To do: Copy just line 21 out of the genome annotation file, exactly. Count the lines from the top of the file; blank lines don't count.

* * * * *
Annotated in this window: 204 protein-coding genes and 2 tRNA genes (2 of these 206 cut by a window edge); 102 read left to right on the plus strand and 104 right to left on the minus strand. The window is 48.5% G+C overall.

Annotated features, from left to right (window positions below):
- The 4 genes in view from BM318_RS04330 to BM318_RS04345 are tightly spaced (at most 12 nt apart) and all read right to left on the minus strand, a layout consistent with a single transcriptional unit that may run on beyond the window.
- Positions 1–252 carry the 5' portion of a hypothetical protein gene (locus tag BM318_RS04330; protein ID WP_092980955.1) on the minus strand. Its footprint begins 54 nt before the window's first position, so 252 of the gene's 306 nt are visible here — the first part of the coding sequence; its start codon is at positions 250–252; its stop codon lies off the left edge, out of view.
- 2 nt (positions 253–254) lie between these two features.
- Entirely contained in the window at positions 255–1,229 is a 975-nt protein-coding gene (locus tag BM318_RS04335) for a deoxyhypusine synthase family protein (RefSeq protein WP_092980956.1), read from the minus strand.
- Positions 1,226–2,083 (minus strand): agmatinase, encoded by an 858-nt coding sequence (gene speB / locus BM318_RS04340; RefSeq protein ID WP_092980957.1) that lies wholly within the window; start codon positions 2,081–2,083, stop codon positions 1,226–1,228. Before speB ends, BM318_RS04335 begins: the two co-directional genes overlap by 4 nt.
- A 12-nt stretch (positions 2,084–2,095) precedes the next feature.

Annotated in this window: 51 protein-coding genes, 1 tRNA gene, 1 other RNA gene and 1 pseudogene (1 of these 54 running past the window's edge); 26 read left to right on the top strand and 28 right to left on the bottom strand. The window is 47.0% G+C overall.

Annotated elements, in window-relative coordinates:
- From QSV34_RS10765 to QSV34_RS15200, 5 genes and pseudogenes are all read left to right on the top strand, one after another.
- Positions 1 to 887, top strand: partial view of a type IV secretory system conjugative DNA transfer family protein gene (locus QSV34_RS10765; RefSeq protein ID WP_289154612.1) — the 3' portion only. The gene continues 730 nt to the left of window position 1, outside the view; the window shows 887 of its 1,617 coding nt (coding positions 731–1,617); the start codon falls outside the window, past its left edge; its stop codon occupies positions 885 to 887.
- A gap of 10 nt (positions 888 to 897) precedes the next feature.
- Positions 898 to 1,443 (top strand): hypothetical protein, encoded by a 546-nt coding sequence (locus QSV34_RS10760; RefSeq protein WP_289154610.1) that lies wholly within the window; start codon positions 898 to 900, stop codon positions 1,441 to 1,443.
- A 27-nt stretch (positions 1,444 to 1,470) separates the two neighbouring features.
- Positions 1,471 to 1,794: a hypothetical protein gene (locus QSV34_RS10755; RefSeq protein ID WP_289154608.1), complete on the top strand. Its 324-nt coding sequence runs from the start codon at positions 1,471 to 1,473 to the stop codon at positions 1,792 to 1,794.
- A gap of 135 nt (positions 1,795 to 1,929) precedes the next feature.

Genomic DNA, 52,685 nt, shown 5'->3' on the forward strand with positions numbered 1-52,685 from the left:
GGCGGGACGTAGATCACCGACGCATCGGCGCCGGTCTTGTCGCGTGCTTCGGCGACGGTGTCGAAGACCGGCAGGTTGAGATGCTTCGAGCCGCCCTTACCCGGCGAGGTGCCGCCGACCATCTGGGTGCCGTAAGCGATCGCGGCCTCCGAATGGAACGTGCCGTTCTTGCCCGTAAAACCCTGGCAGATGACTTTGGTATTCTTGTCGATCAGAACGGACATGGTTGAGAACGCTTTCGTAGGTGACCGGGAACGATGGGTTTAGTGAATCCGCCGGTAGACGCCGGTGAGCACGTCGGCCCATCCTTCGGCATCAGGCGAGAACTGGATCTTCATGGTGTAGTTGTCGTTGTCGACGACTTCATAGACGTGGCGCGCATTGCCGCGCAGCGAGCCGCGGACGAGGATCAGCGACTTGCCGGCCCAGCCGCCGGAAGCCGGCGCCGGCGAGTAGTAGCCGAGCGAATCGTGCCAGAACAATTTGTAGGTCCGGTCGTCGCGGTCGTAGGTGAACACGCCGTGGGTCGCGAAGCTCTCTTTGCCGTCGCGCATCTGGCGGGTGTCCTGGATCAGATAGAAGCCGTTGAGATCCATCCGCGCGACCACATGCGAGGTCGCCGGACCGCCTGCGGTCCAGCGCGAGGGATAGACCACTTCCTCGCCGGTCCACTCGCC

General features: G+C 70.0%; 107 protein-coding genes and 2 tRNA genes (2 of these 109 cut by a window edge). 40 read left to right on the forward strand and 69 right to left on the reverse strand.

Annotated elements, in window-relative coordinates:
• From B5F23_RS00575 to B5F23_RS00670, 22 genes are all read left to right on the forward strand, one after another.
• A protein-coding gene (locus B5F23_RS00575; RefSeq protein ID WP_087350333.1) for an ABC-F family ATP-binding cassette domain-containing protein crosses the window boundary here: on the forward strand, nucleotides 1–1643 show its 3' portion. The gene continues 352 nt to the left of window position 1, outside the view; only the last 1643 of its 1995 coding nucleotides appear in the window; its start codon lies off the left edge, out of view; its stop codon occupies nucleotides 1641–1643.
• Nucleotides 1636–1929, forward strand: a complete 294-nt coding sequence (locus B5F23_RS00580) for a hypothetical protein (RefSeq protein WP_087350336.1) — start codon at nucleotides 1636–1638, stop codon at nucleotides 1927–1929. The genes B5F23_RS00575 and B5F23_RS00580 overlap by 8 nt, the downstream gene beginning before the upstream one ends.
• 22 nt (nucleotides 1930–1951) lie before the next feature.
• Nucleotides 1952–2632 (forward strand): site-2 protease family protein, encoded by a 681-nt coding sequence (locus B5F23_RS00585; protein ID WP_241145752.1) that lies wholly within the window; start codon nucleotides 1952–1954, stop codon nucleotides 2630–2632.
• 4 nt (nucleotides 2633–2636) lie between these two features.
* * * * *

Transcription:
Annotated elements, in window-relative coordinates: